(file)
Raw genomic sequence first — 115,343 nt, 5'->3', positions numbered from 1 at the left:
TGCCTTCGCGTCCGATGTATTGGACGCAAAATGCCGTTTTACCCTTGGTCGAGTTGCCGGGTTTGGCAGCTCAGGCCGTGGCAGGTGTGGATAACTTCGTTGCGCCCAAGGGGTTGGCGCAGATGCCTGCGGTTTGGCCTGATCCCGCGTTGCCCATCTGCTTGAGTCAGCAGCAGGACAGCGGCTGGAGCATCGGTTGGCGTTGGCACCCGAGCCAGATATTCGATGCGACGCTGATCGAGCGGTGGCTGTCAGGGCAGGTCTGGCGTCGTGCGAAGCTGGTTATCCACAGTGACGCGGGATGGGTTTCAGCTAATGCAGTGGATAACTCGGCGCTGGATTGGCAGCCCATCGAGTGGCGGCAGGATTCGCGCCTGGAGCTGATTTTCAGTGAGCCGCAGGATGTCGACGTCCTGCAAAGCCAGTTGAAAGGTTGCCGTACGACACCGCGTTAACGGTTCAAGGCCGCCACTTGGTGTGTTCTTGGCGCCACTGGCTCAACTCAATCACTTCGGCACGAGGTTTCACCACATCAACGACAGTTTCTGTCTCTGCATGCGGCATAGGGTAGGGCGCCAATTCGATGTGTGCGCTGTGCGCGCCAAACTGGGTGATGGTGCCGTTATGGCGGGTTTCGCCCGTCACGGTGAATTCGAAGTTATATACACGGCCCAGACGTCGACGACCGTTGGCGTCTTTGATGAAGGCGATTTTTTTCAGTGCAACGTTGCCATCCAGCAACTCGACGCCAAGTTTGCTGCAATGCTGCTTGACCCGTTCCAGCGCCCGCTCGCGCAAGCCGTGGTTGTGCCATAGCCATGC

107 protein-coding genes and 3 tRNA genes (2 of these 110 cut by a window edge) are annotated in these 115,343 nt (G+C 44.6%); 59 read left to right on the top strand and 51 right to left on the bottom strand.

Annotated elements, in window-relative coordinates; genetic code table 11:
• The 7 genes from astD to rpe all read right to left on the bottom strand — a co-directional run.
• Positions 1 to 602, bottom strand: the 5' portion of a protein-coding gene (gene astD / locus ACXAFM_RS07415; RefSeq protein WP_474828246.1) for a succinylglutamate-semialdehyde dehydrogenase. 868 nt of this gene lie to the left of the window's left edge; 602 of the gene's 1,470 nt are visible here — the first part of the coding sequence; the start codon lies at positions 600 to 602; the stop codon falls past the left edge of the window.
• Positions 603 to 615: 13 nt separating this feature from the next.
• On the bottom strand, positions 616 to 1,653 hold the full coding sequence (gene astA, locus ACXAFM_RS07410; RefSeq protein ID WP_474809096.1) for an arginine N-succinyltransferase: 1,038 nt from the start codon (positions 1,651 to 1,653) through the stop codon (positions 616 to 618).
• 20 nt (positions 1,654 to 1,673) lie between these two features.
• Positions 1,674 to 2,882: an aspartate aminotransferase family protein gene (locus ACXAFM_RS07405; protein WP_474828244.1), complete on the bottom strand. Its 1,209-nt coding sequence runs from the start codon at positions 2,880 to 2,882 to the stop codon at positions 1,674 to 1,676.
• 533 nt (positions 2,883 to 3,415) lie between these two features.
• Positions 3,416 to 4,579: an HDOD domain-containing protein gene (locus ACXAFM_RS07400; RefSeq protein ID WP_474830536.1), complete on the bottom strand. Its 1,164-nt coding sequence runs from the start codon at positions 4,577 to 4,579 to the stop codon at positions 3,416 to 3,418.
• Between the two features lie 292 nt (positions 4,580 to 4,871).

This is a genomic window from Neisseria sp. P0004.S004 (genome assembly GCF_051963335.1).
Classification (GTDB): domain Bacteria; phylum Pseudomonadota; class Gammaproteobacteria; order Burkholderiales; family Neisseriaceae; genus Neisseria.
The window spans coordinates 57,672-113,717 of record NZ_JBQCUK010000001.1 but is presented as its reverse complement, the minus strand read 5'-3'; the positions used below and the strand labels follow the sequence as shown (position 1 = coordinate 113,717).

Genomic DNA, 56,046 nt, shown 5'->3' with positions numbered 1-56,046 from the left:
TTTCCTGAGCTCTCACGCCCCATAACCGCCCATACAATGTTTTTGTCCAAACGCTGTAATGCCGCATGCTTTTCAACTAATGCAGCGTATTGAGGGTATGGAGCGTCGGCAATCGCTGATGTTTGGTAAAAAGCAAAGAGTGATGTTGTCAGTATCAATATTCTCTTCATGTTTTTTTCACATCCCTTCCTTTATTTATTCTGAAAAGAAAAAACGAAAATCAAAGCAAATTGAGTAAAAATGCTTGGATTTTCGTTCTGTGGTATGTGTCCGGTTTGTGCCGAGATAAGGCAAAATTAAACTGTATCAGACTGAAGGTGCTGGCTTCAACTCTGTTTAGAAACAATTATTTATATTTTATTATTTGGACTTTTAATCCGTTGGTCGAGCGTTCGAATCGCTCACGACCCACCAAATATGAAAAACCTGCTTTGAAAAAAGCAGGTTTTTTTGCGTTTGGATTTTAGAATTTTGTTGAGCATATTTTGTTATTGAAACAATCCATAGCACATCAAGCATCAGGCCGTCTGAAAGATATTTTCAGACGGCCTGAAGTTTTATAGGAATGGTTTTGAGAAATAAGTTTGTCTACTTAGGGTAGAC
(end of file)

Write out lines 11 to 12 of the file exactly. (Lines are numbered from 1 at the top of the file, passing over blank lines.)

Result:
• 533 nt (positions 2,883 to 3,415) lie between these two features.
• Positions 3,416 to 4,579: an HDOD domain-containing protein gene (locus ACXAFM_RS07400; RefSeq protein ID WP_474830536.1), complete on the bottom strand. Its 1,164-nt coding sequence runs from the start codon at positions 4,577 to 4,579 to the stop codon at positions 3,416 to 3,418.